While many requests deal with eliminating inefficiencies and streamlining prior legislation and others attest to some measure of significance, Assembly-woman Debbie Smith said “there are always a few” that seem silly and a waste of time.
For example, one request “resolves that there are two acceptable pronunciations for the name of the State of Nevada.”
That humorous if not contentious resolution, meant to appease those who prefer to say Ne-vah-duh, was submitted by Assemblyman Harry Mortenson last August. He has since termed out, but rules allow for his request to move forward with new sponsorship.
Smith said the Legislature would consider scrapping this loophole, as well as other changes to how resolutions are handled.
Though some bill draft requests are never heard, all resolutions must make it to the floor of state congress, Smith said, which can be time-consuming and frivolous.
“The public is cynical about what we do anyway and these things only compound that feeling,” Smith said.
Many resolutions are submitted to honor or memorialize certain individuals, and though perhaps noble sentiments, many wonder whether such acts should be a priority of legislators.
“It’s important to somebody,” Sparks Councilman Ron Schmitt said, “but not to most Nevadans.”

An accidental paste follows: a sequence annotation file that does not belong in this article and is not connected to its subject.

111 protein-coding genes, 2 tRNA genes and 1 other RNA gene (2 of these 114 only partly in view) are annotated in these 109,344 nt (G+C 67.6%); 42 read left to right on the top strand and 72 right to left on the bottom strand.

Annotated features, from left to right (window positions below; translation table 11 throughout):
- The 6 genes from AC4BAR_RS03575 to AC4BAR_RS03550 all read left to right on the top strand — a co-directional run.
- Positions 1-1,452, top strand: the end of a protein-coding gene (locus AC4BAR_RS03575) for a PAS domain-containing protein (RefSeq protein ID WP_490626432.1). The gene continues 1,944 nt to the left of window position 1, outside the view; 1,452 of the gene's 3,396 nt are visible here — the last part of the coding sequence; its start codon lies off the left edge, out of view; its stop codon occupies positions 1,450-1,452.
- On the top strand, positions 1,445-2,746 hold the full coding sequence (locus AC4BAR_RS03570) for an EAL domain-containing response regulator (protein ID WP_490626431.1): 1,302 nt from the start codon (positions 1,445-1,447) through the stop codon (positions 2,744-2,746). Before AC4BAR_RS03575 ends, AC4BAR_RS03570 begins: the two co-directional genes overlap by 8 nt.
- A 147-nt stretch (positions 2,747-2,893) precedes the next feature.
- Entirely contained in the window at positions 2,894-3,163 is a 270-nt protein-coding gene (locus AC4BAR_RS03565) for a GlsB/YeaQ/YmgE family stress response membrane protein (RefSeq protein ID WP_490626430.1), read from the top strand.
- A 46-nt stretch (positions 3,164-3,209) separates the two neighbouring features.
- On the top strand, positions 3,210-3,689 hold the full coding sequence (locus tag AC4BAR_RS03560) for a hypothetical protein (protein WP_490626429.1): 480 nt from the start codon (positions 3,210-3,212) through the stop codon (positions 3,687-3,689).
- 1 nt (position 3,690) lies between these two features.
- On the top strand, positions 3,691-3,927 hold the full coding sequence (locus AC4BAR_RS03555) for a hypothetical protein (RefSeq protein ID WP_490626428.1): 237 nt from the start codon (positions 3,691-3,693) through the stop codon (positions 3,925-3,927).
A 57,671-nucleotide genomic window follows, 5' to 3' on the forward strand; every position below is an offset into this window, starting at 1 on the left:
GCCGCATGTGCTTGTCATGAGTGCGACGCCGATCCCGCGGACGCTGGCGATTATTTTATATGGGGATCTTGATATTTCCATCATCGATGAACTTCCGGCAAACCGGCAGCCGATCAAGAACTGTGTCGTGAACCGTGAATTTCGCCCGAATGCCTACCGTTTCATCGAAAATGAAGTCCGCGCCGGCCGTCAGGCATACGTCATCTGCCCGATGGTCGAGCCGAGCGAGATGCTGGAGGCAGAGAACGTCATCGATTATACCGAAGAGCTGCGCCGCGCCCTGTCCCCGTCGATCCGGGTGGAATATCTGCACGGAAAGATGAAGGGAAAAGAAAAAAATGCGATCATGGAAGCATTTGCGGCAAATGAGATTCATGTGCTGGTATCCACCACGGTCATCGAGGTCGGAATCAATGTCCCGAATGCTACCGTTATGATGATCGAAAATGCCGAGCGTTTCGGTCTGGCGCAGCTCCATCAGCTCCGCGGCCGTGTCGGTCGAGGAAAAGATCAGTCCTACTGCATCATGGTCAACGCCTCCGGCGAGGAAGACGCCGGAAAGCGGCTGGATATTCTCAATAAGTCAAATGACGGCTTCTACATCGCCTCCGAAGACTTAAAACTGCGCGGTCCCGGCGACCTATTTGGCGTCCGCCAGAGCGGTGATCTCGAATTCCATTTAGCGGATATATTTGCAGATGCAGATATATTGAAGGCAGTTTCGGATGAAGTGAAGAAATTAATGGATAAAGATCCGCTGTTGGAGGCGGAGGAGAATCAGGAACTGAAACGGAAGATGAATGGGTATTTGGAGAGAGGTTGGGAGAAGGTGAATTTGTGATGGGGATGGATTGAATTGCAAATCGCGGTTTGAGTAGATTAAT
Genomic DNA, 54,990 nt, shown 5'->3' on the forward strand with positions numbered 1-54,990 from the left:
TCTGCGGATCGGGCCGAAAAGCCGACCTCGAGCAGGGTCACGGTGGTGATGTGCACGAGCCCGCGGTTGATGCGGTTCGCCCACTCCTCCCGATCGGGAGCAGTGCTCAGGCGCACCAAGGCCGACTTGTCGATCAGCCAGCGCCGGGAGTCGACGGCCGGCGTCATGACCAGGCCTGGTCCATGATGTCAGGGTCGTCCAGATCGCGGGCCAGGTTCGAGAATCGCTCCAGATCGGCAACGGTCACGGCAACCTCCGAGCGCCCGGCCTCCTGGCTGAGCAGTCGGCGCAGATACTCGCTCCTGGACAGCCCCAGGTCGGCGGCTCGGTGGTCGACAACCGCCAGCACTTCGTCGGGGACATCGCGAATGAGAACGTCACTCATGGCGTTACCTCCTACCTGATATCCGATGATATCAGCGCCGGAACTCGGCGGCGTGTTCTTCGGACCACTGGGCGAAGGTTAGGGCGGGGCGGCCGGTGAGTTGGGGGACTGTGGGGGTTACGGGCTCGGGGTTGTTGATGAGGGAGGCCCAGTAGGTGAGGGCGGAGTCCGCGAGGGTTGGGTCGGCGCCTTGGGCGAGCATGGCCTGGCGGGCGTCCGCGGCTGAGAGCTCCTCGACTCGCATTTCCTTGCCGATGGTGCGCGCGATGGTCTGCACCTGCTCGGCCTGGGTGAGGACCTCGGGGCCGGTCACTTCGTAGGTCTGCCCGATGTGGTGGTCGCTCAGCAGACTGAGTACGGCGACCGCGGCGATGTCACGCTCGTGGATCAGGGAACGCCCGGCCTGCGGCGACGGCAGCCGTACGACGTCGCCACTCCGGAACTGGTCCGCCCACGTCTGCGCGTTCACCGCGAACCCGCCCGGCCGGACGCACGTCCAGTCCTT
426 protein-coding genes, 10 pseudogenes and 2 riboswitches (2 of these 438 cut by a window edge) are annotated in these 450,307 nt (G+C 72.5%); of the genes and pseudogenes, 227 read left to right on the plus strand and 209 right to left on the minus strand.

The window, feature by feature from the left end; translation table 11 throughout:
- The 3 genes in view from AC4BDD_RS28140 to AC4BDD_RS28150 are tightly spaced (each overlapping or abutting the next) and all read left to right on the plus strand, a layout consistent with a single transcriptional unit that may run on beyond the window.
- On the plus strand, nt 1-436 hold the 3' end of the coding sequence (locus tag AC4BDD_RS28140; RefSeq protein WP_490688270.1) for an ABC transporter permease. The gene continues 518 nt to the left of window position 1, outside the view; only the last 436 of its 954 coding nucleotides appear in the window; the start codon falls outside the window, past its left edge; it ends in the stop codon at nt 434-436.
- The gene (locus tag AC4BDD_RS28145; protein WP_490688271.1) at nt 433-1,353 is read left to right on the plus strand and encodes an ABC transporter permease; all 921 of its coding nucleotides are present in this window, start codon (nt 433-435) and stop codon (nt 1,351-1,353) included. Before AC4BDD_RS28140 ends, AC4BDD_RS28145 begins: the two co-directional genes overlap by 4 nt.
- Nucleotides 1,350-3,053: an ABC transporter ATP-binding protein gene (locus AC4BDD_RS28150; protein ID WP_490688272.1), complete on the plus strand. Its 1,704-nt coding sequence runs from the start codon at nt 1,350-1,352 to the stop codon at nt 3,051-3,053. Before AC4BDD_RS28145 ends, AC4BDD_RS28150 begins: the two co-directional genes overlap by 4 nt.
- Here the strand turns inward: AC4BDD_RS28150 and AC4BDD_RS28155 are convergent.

Requests for approval of vanity plates that read “Don’t Tread On Me” and another that indicates support for the Second Amendment strike Schmitt as little more than pet projects.
There also is concern that government overreaches in some of its bill draft requests.
A proposed sales tax on bottled water and required recycling of fluorescent light bulbs, despite whatever environmental importance might be associated with them, hardly seem the purview of government, critics say, particularly when the public is most evidently concerned with economic and budgetary issues.
Though many of the bill draft requests exist in name only, titles do not always reflect the true nature of the legislation, Schmitt said.
However, some feel it forgivable if the public chuckled at request 864: “Prohibits the taking of an excessive number of certain free publications under certain circumstances.”